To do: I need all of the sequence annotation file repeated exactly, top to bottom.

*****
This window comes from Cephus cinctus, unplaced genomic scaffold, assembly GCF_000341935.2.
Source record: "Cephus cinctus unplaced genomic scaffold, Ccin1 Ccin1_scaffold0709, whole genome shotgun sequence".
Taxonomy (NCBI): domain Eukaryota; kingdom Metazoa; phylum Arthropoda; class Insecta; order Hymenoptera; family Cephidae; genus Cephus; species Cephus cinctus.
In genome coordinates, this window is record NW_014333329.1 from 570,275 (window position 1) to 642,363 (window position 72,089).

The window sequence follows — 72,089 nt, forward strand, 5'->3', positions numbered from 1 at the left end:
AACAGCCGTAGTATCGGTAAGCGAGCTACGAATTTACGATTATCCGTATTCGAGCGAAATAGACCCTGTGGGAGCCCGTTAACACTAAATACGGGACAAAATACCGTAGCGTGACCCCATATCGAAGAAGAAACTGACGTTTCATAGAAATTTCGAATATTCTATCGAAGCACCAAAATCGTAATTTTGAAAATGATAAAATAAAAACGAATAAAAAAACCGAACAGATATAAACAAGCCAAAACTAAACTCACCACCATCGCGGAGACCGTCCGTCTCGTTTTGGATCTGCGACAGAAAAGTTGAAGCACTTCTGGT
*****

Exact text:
This window comes from Cephus cinctus, unplaced genomic scaffold, assembly GCF_000341935.2.
Source record: "Cephus cinctus unplaced genomic scaffold, Ccin1 Ccin1_scaffold0709, whole genome shotgun sequence".
Taxonomy (NCBI): domain Eukaryota; kingdom Metazoa; phylum Arthropoda; class Insecta; order Hymenoptera; family Cephidae; genus Cephus; species Cephus cinctus.
In genome coordinates, this window is record NW_014333329.1 from 570,275 (window position 1) to 642,363 (window position 72,089).

The window sequence follows — 72,089 nt, forward strand, 5'->3', positions numbered from 1 at the left end:
AACAGCCGTAGTATCGGTAAGCGAGCTACGAATTTACGATTATCCGTATTCGAGCGAAATAGACCCTGTGGGAGCCCGTTAACACTAAATACGGGACAAAATACCGTAGCGTGACCCCATATCGAAGAAGAAACTGACGTTTCATAGAAATTTCGAATATTCTATCGAAGCACCAAAATCGTAATTTTGAAAATGATAAAATAAAAACGAATAAAAAAACCGAACAGATATAAACAAGCCAAAACTAAACTCACCACCATCGCGGAGACCGTCCGTCTCGTTTTGGATCTGCGACAGAAAAGTTGAAGCACTTCTGGT